© 2010 Institute of Management Consultants USA

Tags:  customer understanding  fees  proposals 

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#380: If You Assume You Know the Answer, You May Not Understand the Question

Posted By Mark Haas CMC FIMC, Friday, August 27, 2010
Updated: Friday, August 27, 2010
With a lot of hard work, we built a solid repertoire of consulting skills and approaches for our market and pretty much everyone comes to us for our knowledge base and perspective. Should we now be branching out to other markets?

This is not to rain on your parade (congratulations though), but there is an element of delusion in providing any service based on expertise. Both the client and the service provider enter a relationship on the premise that the advisor has the answers, or a unique ability to get them. This was easier when problems were simpler, insights were harder to come by, and solutions were more durable. Over the past few decades, there has been an interesting shift in this process to find the "best" answer. What is optimal depends on who you ask so cornering the market in "best" advice is not as enduring it used to be.

Now that agility is among an organization's most valuable capabilities and strategy is as emergent as designed, neither the client nor the consultant may have "the" answer, nor even a clue where it is. Therefore, our value as consultants may no longer automatically derive from diagnosing the problem, recognizing the pattern, and applying the right methodology. We need to recognize that the solution to what looks like an obvious problem needs to be created, not picked from our repertoire. If you have a doubt that this democratization of consulting is upon us, see Malcolm Gladwell's 2004 TED talk on spaghetti sauce (among other things) and on why we have the proliferation of variation on a theme of products in most markets. Even if you know the stories, this talk provides some real insights for your consulting and management practice.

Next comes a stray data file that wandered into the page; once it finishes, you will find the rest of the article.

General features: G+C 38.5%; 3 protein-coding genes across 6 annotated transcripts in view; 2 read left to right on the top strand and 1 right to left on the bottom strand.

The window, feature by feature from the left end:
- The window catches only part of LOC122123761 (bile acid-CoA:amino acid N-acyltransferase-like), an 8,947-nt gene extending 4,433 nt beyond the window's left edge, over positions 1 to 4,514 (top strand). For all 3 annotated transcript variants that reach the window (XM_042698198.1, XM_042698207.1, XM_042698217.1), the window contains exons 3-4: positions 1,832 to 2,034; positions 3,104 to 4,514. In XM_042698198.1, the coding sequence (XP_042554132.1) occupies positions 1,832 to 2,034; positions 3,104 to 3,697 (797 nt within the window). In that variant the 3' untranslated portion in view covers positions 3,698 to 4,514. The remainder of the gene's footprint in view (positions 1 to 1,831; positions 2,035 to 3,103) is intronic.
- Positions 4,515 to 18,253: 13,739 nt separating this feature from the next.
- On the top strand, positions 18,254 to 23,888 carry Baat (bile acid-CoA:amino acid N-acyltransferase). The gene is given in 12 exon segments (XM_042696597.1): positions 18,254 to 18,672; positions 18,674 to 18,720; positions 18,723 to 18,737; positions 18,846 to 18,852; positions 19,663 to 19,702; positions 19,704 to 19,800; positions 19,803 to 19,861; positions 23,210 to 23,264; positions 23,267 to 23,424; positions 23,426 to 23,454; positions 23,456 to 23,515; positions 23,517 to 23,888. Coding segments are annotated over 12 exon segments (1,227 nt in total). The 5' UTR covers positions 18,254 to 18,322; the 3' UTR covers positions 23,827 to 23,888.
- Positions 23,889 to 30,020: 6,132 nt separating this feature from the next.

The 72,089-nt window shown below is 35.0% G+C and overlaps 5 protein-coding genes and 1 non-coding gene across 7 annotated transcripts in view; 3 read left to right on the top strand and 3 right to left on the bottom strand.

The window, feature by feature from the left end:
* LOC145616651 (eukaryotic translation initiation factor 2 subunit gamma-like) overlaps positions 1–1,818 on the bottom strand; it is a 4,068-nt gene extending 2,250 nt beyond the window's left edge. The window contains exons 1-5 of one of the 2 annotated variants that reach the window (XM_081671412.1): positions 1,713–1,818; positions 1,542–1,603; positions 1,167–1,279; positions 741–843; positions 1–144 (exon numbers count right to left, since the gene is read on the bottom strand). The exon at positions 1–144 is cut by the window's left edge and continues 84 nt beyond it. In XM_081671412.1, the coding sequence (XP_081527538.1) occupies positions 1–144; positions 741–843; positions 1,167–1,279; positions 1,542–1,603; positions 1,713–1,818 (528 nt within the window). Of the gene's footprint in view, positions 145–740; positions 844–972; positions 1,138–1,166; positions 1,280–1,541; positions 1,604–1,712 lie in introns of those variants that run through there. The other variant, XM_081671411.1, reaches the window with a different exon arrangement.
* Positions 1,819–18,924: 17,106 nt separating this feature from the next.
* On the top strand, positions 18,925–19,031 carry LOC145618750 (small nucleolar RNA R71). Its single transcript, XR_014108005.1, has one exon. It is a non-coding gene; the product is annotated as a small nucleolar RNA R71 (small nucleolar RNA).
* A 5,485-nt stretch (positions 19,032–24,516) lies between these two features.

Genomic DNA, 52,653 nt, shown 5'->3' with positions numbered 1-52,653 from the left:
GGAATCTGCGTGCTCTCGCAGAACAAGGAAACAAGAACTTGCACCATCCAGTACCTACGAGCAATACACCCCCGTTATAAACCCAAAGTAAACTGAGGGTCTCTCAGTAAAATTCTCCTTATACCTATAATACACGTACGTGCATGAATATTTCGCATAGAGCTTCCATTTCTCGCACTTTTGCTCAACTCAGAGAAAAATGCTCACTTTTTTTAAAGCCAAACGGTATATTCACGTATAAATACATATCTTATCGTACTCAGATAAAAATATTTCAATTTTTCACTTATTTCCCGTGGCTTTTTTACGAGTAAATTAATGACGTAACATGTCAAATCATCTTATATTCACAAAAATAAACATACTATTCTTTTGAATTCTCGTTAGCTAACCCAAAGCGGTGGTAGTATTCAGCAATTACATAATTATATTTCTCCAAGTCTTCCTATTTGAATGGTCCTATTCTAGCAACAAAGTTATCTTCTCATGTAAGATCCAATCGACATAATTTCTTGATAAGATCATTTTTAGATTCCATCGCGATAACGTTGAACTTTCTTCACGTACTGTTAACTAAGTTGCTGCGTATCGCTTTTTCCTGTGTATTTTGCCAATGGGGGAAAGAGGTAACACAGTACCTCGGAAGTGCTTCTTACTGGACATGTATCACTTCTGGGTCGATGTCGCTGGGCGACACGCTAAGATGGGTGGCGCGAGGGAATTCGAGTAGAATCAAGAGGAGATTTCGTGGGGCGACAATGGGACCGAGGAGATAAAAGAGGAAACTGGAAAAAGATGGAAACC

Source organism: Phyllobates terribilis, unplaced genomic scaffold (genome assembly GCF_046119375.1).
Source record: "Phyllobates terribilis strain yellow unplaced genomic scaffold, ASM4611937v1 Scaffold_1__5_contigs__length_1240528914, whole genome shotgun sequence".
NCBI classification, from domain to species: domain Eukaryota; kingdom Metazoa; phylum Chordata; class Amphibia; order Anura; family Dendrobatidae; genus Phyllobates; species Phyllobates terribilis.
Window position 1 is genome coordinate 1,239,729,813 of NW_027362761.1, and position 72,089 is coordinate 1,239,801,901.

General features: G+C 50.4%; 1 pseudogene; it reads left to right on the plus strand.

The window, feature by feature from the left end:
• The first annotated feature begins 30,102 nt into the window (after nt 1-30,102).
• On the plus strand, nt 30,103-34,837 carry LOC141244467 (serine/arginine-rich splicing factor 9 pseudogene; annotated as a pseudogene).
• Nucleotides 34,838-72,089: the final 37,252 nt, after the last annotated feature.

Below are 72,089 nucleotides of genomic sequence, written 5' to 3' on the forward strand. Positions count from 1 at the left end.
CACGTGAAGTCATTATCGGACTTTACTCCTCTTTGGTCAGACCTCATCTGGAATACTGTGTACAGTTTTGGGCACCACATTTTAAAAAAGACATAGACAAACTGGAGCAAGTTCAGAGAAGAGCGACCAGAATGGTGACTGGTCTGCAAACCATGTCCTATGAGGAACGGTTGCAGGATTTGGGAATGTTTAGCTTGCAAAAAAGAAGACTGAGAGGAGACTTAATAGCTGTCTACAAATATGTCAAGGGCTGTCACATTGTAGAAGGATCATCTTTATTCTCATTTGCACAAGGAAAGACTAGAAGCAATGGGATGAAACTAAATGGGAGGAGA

Tip: Even the most senior consultants shouldn't assume we've seen it all. The nature and complexity of the problems we face as advisors is evolving as fast as we develop competent and "proven" approaches.

© 2010 Institute of Management Consultants USA

Tags:  client relations  consultant role  customer understanding  innovation  learning 

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#379: Consultants Really Can Use Humor Effectively

Posted By Mark Haas CMC FIMC, Thursday, August 26, 2010
Updated: Thursday, August 26, 2010
Including a little light humor in my presentations and speeches seems like a good way to improve how well the message is received. However, a joke that bombs can create a disaster. What should I do to make sure that humor is effective?

"An accountant, attorney and management consultant are in a lifeboat . . ." is one way to start a speech, or "Tom Feldman is the kind of HR Director that . . ." can kick off a client presentation. They can win the audience or start the paperwork to assure you are not welcome back. Humor is something that needs to be planned carefully. If you can't pull it off well, then be cautious about giving it a key place in your opening remarks.